BK: Tell us a little bit about your professional journey. Like how did you, how did you end up here?
CR: Most environmental leaders, if you ask them why do they do what they do, they would tell you a chestnut of a story about turning over logs and looking at salamanders when they were a little kid, and I did that for sure. But the precise moment of how I got here is a curious one. I was working at Gillette. An HBS classmate of mine and I wanted to start a business. It was just right when the Internet was invented, and the idea was to create a green business and it would feature cloth diapers and lots of other things. What we learned, unfortunately at that time was that the cloth diaper business in this region had a heavy presence in the Mafia. That was a major stumbling block, and then we learned that it was difficult business model. And my partner came in and said, "You know, I have a confession to make. I've been interviewing for another job." And he said, "And I learned as I talked to them about it that you would be much better for that job." That was running the Nature Conservancy's Boston office and doing deals on the Vineyard and Nantucket. I went in, talked to them, got the job and now I'm here.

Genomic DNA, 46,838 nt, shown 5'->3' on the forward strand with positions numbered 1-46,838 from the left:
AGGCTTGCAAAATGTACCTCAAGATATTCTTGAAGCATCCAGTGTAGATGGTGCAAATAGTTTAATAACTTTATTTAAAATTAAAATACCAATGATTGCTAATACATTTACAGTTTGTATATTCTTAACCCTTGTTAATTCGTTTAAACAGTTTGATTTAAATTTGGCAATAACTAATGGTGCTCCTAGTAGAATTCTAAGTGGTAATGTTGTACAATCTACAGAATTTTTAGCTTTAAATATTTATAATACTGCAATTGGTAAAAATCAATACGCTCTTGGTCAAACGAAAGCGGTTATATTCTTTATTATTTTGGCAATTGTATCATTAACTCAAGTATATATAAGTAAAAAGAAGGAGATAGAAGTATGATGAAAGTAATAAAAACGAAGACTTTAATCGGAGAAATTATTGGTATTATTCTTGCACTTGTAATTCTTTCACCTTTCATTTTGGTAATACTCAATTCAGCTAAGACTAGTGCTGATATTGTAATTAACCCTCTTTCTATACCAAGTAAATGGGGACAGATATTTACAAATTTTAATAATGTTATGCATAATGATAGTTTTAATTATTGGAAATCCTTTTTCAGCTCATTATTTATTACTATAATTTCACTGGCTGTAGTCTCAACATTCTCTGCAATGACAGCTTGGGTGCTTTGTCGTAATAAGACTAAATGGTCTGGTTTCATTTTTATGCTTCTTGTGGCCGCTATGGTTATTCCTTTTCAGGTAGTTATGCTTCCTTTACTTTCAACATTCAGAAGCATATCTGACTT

CR: So you should always treat your partners well is the moral of the story. [Laughter]
BK: I think there's a whole other Podcast on the Mafia-- [Laughter]
BK: -- doing diapers. [Laughter]
CR: Yeah, something about money laundering I don't know.
BK: So you speak the language of scientists, policymakers, and business leaders, all of which are kind of really important in your line of work. Can you describe the changing nature of the mission of the World Wildlife Fund?